BIRD’S EYE CHILI PEPPERS – On a whim, I decided to add whole bird’s eye chili peppers to some of the jars, and in retrospect, I’m glad I did. It’s always fascinating to experiment and try new things whenever we’re testing a recipe.

I was thinking the added heat of the peppers may create an entirely new taste sensation and was I ever right. The pickles made with the peppers are awesome and I suggest you follow my lead and add a pepper into a few of your jars. Let us know what you think in the comment section at the bottom of this post.

THE WAIT – Here’s the tough part – as all expert home canners will tell you, wait three weeks before you open a jar and try the fruits of your pickling labour. It gives the pickles a chance to mature in their salty brine but also gives you a chance to work on your list of who’ll you’ll be giving a jar of your very own GARLIC DILL PICKLES too.

Enjoy these pickles alongside our PEACHES AND CREAM PANINI, our CLASSIC DAGWOOD SANDWICH or our SIRLOIN ROAST. They’ll be perfect with each and all.

GARLIC DILL PICKLES – it’s crunch time for this beloved condiment!


4 Responses to “Garlic Dill Pickles Recipe”

  1. […] you’ve never canned before, this is an excellent recipe to try your hand at, as is our GARLIC DILL PICKLES and our ANTIPASTO […]

  2. […] for canning recipes, a few suggestions: our BREAD & BUTTER PICKLES, and our really popular GARLIC DILL PICKLES are so worth the effort. If jams are more to your liking, try my dear friend Nancy’s APRICOT JAM, […]

  3. Joycelyn says:

    I know this is an old post. but.

    Actually, pickling vinegar will cause dills to soften over time as it’s too acidic. Much better to use it as a drain cleaner or floor cleaner instead.
    As for crispness. An added fresh grape leaf or pinch or two of alum to each jar will keep dills nice and crisp, especially the grape leaf.

  4. […] it with the usual suspect, ketchup. It also welcomes our BREAD AND BUTTER PICKLES and our GARLIC DILL PICKLES too. Grilled cheese with ketchup and a side of pickles? Sounds like a […]


Ingredients & Amounts

  • ½ bushel of #2 Kirby cucumbers (about 24 pounds), washed and sorted by size
  • 3 heads of garlic, peeled and sliced
  • 1 cup of whole black peppercorns
  • 3 bunches of dill weed, heads and stalks trimmed
  • 7 bird’s eye chili peppers (optional)
  • For the pickling brine:
  • 12 cups of water
  • 4 cups of pickling vinegar
  • ¾ cup of pickling salt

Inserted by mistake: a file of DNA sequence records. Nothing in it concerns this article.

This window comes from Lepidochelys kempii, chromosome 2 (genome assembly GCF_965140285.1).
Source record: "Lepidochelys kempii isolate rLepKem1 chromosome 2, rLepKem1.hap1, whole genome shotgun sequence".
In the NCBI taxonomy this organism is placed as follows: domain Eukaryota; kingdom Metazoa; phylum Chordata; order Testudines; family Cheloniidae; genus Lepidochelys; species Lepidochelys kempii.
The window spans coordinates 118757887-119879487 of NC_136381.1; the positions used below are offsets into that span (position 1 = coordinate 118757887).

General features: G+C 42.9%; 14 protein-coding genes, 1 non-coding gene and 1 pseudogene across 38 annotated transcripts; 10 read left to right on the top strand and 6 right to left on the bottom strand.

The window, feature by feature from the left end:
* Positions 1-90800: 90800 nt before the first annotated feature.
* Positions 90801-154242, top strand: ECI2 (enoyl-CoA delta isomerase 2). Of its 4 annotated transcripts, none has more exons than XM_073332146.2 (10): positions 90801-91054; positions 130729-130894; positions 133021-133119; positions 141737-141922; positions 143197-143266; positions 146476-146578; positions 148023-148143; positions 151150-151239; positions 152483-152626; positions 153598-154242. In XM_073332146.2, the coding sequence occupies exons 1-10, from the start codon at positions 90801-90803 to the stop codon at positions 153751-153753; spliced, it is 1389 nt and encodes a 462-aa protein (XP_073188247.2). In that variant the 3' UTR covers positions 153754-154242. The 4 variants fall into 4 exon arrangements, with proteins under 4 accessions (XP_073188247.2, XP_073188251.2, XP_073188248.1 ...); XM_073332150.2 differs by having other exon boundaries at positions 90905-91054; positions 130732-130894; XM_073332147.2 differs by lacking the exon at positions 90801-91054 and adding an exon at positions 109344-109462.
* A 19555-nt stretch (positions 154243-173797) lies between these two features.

• 2 tablespoons of granulated sugar


  1. Sterilize jars and equipment:
  2. Place jar lids and rings into a medium-sized bowl and cover with boiling water. Let stand for at least 10 minutes. Sterilize 16, 1-quart canning jars either in a dishwasher run full cycle without soap or by washing them, then letting them simmering in boiling water for 10 minutes. Sterilize canning funnel and ladle in the same manner.
  3. Make the brine:
  4. Place all of the ingredients for the brine into a medium-sized stainless steel pot and stir until the sugar and salt dissolve. Bring the brine to a boil. (see note in story regarding the quantity of brine required)
  5. Fill the jars:
  6. Place one head from the dill weed and few bits of the stalk into each sterilized jar. Add about a tablespoon of garlic and 8 to 10 peppercorns. Add the peppers if using.
  7. Pack cucumbers tightly, positioned upright, into the jars. Stuff the jars to ½ inch from the top.
  8. Canning - here are my guidelines to seal properly:
  9. Place sterilized funnel on top of the first jar. Carefully ladle the hot brine into the jar leaving ¼-inch of space at the top. Wipe with a wet paper towel to remove any ingredients from the rim of the jar. Tap jars gently on work surface to remove air bubbles.
  10. Place sterilized lid on top using magnet wand or tongs. Place ring on top and turn just until finger tight. Repeat process until all jars are filled.
  11. Transfer filled jars to boiling water and process for 10 minutes. Carefully remove jars from pot while the colour of the cucumbers is still slightly mottled. Place onto work surface and leave undisturbed for 24 hours. Check that the centre area of each lid has compressed or, popped. Wipe jars clean and store in a cool, dark and dry place, or gift to someone special.

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Nik Manojlovich

Nik is the creator, host and brains behind Weekend at the Cottage. He loves sharing his wisdom and experience about the things that interest him most.